I stood up and pulled harder and was able to make him aware of my presence.
“Greg, you’re killing him!” I screamed. “You’re killing your friend! This is Fran!”
“This ain’t my FUCKING friend!” Greg hissed. “He ain’t never been my friend.”
Fran’s lips were sputtering spittle; he was shaking with the effort of struggling.
I wrapped my body around Greg’s arm and tried to wrench it with my weight.
This very briefly broke his grip, long enough for Fran to punch him in the face.
At that point I inserted myself and did the traditional “let’s break it up” move.
Both men stalked away, angry and shaken, Fran to the street, and Greg inside.
Both pulled out their cell phones and called the police, at the exact same time.
Pretty soon, two cop cars pulled up, each responding to a different complaint.
This is a small Southern town, so naturally the cops knew both Greg and Fran.
Each man gave an impassioned statement. The cops looked pissed to be there.
I spoke with the cops, but it was like they didn’t really even want to talk to me.
After that, I did a ten-minute listening session with Greg and Fran, individually.
Each apologized profusely, but qualified it with vicious aspersions on the other.
One thing that was said stuck out. I am a bit ashamed to say it broke my heart.
Greg told me that Fran had been planning to fool me into giving him the toilet,
The vintage one that was valuable and capable of handling almost any size BM.
Fran was going to tell me that it had cracked when they were cutting the pipe.
I would be forced to buy a new toilet. Fran would get a small percentage there,
Then he would sell the old one for twice that, a double scheme at my expense.
Greg spat out the story so breathlessly it didn’t seem possible he could be lying.
“I didn’t want to tell you,” he said, “but I just feel like you have a right to know.”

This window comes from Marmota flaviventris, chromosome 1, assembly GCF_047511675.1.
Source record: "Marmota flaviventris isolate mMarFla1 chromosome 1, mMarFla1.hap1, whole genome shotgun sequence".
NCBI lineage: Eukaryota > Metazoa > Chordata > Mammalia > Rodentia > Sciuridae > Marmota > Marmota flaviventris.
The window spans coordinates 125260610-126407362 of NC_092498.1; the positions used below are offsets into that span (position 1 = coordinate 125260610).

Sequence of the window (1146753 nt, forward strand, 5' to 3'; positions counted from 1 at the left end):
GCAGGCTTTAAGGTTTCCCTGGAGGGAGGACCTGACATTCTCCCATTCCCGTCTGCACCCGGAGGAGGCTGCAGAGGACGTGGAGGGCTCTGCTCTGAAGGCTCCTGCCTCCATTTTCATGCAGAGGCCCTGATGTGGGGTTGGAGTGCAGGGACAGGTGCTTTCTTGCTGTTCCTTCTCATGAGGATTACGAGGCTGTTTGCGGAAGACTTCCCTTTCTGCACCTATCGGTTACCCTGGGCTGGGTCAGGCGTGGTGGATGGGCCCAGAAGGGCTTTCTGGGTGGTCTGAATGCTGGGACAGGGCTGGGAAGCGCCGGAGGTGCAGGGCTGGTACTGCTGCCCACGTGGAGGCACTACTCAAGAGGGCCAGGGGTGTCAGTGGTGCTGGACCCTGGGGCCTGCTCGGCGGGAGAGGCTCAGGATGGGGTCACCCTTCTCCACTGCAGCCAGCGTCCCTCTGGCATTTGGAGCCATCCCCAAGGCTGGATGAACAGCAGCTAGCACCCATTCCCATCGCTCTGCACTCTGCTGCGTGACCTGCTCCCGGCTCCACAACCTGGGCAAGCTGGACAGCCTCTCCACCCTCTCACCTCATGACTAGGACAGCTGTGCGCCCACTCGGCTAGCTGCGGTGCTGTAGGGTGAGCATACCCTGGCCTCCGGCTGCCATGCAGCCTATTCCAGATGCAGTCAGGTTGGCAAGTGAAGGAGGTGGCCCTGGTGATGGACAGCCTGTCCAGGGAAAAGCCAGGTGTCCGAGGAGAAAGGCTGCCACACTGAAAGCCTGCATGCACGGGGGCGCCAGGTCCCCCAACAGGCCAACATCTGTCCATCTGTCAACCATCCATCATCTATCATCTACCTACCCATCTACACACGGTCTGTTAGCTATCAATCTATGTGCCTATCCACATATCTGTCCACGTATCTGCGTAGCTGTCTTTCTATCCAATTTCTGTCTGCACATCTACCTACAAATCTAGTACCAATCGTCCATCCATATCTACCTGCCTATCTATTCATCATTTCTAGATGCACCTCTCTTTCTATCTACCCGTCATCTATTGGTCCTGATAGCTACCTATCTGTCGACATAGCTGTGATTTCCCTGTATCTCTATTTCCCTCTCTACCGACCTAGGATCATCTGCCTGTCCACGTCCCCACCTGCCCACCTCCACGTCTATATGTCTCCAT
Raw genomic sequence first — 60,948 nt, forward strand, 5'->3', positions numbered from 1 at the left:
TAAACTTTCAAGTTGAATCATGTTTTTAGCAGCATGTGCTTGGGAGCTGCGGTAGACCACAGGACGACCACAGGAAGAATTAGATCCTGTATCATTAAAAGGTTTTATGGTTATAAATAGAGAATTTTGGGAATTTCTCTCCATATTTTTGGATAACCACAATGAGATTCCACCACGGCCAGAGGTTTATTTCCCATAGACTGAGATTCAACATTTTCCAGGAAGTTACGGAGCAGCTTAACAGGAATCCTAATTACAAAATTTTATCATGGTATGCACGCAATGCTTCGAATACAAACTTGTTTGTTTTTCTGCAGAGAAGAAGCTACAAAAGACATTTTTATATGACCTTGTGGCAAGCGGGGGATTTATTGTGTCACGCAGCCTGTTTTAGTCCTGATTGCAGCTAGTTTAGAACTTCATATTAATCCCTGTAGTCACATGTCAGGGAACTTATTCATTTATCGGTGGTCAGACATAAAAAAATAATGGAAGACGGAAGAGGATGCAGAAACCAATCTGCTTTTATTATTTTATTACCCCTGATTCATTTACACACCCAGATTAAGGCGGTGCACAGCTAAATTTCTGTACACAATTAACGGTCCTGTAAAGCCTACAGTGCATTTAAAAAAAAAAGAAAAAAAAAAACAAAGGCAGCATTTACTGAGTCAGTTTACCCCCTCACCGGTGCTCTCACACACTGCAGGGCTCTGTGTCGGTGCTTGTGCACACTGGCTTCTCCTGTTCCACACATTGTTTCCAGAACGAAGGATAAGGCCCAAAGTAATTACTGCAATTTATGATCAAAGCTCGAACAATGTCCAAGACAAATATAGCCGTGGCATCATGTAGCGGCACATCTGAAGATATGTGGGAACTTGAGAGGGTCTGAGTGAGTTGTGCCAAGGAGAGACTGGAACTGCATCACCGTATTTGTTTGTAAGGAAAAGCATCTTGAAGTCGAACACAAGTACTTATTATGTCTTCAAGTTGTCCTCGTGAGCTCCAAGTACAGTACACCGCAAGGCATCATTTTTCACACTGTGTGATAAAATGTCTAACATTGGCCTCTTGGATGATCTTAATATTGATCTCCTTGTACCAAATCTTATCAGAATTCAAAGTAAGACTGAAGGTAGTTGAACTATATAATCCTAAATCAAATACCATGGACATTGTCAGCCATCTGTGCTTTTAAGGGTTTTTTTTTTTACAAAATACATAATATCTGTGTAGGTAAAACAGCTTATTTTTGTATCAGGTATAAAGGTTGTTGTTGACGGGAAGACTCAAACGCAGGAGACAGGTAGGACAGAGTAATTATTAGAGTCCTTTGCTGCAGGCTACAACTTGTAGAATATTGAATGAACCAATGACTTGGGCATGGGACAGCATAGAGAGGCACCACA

That was all many years ago, and I never laid eyes on either of those two again.
I remember them every single day, though, because of a mark they left behind.
When Greg took Fran to the ground, in the yard, they damaged that boxwood.
It grew back, but there was a hole in the side, a hollow, like a cavity in a tooth.
I can’t walk up the steps without passing it. I touch it and say, “Greg and Fran.”
There are also times, mornings, when I think about them with fresh gratitude.
I stand in the kitchen holding a coffee cup and inhale deeply through my nose,
And I pay attention to what I am not smelling, and remember what I once did.
Despite that, I still feel the wound from when Greg told me about Fran’s plan.
That may sound ridiculous, but I thought we had formed an actual friendship.
I’ve never been good at knowing when that’s happening. My sensor is fucked.
I wish Fran hadn’t done it, or Greg hadn’t told me. I guess it’s good that he did?
A year ago I ran into Mike Sullivan, the city plumber who has my father’s name,
Who showed me how to find a cracked pipe using smoke bombs and a box fan.
He was in the neighborhood doing something at one of my neighbors’ houses.
I asked about Greg and Fran. For whatever reason, I assumed they were dead.
He told me only Greg was dead. Fran, he said, was actually doing really well.
I found that so unbelievable, I couldn’t come up with any way to respond.
I asked how Greg had died. All Mike knew was something with his heart.
I tried to get Mike to join me in laughing about how crazy they’d been,
But he didn’t want to go there. He wouldn’t talk shit about them.
That has stayed with me, the way in which he gently refrained.
I have resolved to be more like him, less inclined to mock.
His silence implied that all partake of some holiness,
Except perhaps in ways too obvious to mention,
Greg and Fran, dead and living. Sherman.
I barely even told you about Sherman,
A tall red-bearded man of the forest,
Who doted on his wife and son.
He knew Greg and Fran well.
He helped to find the crack
On the top of that pipe.
He wore blue overalls.
I remember his eyes.
He acted friendly.
Dear Sherman.